Outfitters Kauai. This well-established tour outfitter operates year-round river-kayak tours on the Huleia and Wailua rivers, as well as sea-kayaking tours along Napali Coast in summer and the South Shore in winter. Outfitters Kauai's specialty, however, is the Kipu Safari. This all-day adventure starts with kayaking up the Huleia River and includes a rope swing over a swimming hole, a wagon ride through a working cattle ranch, a picnic lunch by a private waterfall, hiking, and two "zips" across the rain-forest canopy (strap on a harness, clip into a cable, and zip over a quarter of a mile). They then offer a one-of-a-kind Waterzip Zipline at their mountain stream-fed blue pool. The day ends with a ride on a motorized double-hull canoe. It's a great tour for the family, because no one ever gets bored. 2827-A Poipu Rd., Poipu, HI, 96756. 808/742–9667 or 888/742–9887. www.outfitterskauai.com. Kipu Safari $184; guided from $104.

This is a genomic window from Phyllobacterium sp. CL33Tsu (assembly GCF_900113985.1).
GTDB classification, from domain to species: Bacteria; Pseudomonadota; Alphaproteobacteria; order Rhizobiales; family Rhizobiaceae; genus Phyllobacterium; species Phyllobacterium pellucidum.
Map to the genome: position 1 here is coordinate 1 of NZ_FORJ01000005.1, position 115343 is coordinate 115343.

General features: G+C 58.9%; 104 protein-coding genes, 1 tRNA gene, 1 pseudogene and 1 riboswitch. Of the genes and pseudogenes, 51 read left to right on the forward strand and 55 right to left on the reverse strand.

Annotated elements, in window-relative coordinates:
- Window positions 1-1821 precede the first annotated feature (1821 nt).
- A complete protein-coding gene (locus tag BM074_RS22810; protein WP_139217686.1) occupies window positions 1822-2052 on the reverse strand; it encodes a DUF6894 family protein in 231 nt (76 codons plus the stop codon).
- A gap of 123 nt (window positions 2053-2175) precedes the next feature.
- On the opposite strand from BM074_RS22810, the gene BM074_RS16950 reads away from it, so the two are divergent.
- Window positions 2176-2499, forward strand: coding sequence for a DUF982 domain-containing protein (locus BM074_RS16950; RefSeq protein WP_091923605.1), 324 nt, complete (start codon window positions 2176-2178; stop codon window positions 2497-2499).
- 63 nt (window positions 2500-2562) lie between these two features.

Wailua Kayak & Canoe. This is the only purveyor of kayak rentals right on the Wailua River, which means no hauling your kayak on top of your car (a definite plus). This outfitter promotes itself as "Native Hawaiian owned and operated." No Wailua River tours are offered on Sunday. 169 Wailua Rd., Kapaa, HI, 96746. 808/821–1188. www.wailuariverkayaking.com. $50 for a single, $85 for a double; guided tours from $65.